If my fortunes should one day fade, And experience dull the sharp edge of fame, And popularity precipitate out of its false solution To rub salt into the wounds of life’s insults – When the rest of the world is still waiting to win this game, Just give me an orchard of my very own, With trees I can call by name.
A living database of the ones who stayed, The ones I helped raise, Even the ones who got away: Each one a monument to the moment we gave ourselves the permission to grow.
I work a peculiar landscape – Digging so deep that my hands scrape On the buried tokens of past failures; Knuckles broken from picking fights With the subterranean brigadiers Of a stubborn underground faction: They play by the rules and spar without passion.
But I’ll wear the dirt under my nails like it’s going out of fashion – The secret sign that I belong to that horticultural platoon Who never nip the buds before they’re allowed to bloom, Nor let the worm of doubt feed from within.
We plant beginnings next to old goodbyes To give the ground back its life, And mound soil around the seeds of desire To let them grow. With dexterous optimism, We graft new dreams onto old stock To give us fruit for the next year, And craft the gnarled roots of fear Into the answer: “Yes – let’s give it a go.”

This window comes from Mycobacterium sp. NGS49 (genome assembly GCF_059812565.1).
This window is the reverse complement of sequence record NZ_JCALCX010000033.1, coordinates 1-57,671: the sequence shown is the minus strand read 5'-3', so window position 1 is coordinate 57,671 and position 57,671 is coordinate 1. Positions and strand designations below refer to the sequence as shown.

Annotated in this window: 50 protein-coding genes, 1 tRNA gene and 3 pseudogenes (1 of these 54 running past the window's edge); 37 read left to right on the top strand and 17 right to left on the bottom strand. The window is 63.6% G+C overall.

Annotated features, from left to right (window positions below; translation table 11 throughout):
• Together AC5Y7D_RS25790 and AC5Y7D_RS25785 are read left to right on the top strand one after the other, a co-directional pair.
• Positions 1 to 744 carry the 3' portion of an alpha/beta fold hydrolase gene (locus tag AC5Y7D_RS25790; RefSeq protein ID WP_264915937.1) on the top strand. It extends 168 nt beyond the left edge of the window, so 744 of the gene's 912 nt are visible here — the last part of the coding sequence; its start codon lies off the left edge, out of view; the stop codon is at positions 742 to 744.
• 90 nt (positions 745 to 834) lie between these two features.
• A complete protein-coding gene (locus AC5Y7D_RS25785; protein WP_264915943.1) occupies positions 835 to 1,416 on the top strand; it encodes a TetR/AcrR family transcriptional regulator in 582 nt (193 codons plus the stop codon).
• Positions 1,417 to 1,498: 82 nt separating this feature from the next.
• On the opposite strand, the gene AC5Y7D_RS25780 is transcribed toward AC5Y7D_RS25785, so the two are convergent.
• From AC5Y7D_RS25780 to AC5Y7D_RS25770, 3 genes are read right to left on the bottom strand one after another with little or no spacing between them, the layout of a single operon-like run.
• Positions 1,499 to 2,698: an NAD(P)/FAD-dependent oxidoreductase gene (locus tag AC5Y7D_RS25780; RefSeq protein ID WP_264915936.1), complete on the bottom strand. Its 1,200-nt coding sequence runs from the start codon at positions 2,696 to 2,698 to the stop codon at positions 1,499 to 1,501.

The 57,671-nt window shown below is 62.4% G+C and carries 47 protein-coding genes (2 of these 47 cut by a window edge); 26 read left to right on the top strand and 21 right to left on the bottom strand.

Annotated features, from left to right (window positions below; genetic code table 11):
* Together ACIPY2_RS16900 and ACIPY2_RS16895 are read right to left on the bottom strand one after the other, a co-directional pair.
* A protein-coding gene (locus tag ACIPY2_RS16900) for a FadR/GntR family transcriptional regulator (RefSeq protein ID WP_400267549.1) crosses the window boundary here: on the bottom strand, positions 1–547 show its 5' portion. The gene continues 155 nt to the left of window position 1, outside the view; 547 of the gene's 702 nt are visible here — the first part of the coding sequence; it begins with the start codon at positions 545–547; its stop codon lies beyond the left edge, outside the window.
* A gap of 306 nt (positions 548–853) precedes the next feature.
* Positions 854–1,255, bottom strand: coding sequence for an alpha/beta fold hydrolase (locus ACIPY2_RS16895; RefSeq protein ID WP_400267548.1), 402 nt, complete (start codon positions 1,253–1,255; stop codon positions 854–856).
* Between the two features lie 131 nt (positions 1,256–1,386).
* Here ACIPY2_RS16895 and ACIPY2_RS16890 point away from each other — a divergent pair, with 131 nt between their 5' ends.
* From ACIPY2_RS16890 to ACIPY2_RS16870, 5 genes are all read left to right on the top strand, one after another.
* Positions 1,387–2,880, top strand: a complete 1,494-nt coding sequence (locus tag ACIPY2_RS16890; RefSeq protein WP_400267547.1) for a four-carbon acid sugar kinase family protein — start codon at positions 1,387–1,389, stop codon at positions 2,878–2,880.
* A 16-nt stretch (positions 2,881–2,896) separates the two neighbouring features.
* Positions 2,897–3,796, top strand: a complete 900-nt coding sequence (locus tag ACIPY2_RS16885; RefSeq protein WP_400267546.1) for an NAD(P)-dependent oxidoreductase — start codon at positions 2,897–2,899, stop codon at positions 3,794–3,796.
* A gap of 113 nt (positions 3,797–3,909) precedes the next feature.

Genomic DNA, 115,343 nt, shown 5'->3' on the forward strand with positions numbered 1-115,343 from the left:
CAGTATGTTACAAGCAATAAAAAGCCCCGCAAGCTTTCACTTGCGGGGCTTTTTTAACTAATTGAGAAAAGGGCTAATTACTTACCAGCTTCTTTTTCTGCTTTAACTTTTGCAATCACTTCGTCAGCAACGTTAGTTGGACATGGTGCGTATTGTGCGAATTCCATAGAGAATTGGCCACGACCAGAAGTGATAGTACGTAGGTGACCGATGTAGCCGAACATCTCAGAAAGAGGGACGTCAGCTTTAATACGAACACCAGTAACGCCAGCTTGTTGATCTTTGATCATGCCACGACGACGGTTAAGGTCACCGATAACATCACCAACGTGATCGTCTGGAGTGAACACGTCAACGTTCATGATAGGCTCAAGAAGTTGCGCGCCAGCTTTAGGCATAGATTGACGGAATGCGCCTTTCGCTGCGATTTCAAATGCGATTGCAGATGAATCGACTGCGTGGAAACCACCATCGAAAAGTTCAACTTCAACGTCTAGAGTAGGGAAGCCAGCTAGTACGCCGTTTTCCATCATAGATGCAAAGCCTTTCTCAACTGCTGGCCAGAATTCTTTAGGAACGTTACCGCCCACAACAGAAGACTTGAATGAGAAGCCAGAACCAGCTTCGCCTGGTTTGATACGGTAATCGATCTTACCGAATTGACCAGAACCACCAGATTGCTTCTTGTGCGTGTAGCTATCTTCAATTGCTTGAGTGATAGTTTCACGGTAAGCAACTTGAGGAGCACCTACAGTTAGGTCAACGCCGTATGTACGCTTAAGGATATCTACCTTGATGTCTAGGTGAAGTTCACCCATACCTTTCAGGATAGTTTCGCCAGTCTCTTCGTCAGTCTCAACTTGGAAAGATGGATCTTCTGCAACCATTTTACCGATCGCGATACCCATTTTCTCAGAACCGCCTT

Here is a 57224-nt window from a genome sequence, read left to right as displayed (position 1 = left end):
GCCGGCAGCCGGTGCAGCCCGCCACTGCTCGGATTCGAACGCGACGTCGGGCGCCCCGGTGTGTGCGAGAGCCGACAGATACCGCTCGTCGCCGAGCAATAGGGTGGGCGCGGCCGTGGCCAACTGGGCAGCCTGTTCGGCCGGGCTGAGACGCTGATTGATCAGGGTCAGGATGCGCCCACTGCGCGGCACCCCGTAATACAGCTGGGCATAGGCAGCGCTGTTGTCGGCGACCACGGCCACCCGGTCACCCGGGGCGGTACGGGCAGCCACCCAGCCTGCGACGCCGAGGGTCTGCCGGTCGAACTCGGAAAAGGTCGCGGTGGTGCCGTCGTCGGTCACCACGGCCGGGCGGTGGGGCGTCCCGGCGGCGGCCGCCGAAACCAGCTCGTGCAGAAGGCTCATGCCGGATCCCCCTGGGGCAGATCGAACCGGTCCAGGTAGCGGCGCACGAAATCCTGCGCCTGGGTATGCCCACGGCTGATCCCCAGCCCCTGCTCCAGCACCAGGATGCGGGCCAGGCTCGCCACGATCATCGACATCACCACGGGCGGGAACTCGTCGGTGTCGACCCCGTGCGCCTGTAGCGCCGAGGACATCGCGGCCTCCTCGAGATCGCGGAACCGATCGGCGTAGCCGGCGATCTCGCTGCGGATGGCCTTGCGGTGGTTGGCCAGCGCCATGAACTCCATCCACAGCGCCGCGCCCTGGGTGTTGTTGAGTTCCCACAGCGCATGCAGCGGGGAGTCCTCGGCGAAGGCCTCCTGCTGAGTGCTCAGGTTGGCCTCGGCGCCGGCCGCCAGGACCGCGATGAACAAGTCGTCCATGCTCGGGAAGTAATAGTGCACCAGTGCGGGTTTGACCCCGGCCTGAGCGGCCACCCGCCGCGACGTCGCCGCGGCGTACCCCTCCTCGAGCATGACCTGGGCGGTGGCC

What if this is the password To unencrypt the script Of everything we wish we’d said, But didn’t think was necessary.
What if it had been?
Because sometimes I feel like a criminal accessory, Standing in the footprints of my harshest critic, Feeling the monolithic paralysis of inarticulacy; Walking hand-in-hand through the depths of a liminal territory, In the middle of a rudderless search, Wanting to say ‘jump, Jack’ but falling back Into old patterns tilled through the rough earth.
But I want to propagate something here, this time – Because there’s grounds for it.
And so that one day, In my orchard, I can turn to you and say:
Hey. I’m sorry I haven’t tidied the debris away, But you must have had the BEST view up there of the storm last night – That lightning was electric, baby! And did you know, In the height of sunny summer days, You’re the one I come to for shade? If I lean on you, you fit me like a cast – A role you were born to play, ey? And remember the time we were afraid? Remember when the foresters came to cut you down, And I chained myself to a belief: That you wouldn’t make like a tree… And leave.
You didn’t, and I won’t either.
I’ll visit you again, Tomorrow, And every day.
© Georgina Barley 2016